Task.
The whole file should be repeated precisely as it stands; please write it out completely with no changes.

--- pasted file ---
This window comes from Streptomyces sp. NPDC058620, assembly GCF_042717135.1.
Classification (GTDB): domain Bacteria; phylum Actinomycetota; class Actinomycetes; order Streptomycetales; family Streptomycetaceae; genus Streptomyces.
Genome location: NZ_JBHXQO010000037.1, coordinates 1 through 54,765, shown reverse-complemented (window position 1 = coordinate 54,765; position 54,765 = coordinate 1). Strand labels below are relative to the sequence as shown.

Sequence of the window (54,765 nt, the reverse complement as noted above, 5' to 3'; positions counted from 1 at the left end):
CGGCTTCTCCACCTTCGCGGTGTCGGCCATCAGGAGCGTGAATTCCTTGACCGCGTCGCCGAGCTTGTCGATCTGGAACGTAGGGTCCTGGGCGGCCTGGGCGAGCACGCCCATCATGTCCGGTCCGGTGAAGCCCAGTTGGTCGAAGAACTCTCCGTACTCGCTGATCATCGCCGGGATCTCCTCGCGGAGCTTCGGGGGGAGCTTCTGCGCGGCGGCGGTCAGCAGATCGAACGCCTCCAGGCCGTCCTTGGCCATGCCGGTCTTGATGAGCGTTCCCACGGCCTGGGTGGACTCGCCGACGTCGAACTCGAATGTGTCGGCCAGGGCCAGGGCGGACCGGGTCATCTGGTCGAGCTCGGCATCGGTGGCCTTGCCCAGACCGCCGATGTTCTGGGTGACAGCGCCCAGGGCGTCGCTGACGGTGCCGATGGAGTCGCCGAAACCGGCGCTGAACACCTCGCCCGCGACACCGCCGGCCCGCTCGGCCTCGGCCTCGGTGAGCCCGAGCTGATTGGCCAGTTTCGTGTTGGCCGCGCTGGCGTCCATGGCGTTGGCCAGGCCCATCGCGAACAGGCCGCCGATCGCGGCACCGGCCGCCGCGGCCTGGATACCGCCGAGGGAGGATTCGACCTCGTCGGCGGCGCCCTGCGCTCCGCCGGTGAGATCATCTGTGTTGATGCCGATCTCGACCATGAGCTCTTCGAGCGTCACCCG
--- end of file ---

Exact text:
This window comes from Streptomyces sp. NPDC058620, assembly GCF_042717135.1.
Classification (GTDB): domain Bacteria; phylum Actinomycetota; class Actinomycetes; order Streptomycetales; family Streptomycetaceae; genus Streptomyces.
Genome location: NZ_JBHXQO010000037.1, coordinates 1 through 54,765, shown reverse-complemented (window position 1 = coordinate 54,765; position 54,765 = coordinate 1). Strand labels below are relative to the sequence as shown.

Sequence of the window (54,765 nt, the reverse complement as noted above, 5' to 3'; positions counted from 1 at the left end):
CGGCTTCTCCACCTTCGCGGTGTCGGCCATCAGGAGCGTGAATTCCTTGACCGCGTCGCCGAGCTTGTCGATCTGGAACGTAGGGTCCTGGGCGGCCTGGGCGAGCACGCCCATCATGTCCGGTCCGGTGAAGCCCAGTTGGTCGAAGAACTCTCCGTACTCGCTGATCATCGCCGGGATCTCCTCGCGGAGCTTCGGGGGGAGCTTCTGCGCGGCGGCGGTCAGCAGATCGAACGCCTCCAGGCCGTCCTTGGCCATGCCGGTCTTGATGAGCGTTCCCACGGCCTGGGTGGACTCGCCGACGTCGAACTCGAATGTGTCGGCCAGGGCCAGGGCGGACCGGGTCATCTGGTCGAGCTCGGCATCGGTGGCCTTGCCCAGACCGCCGATGTTCTGGGTGACAGCGCCCAGGGCGTCGCTGACGGTGCCGATGGAGTCGCCGAAACCGGCGCTGAACACCTCGCCCGCGACACCGCCGGCCCGCTCGGCCTCGGCCTCGGTGAGCCCGAGCTGATTGGCCAGTTTCGTGTTGGCCGCGCTGGCGTCCATGGCGTTGGCCAGGCCCATCGCGAACAGGCCGCCGATCGCGGCACCGGCCGCCGCGGCCTGGATACCGCCGAGGGAGGATTCGACCTCGTCGGCGGCGCCCTGCGCTCCGCCGGTGAGATCATCTGTGTTGATGCCGATCTCGACCATGAGCTCTTCGAGCGTCACCCG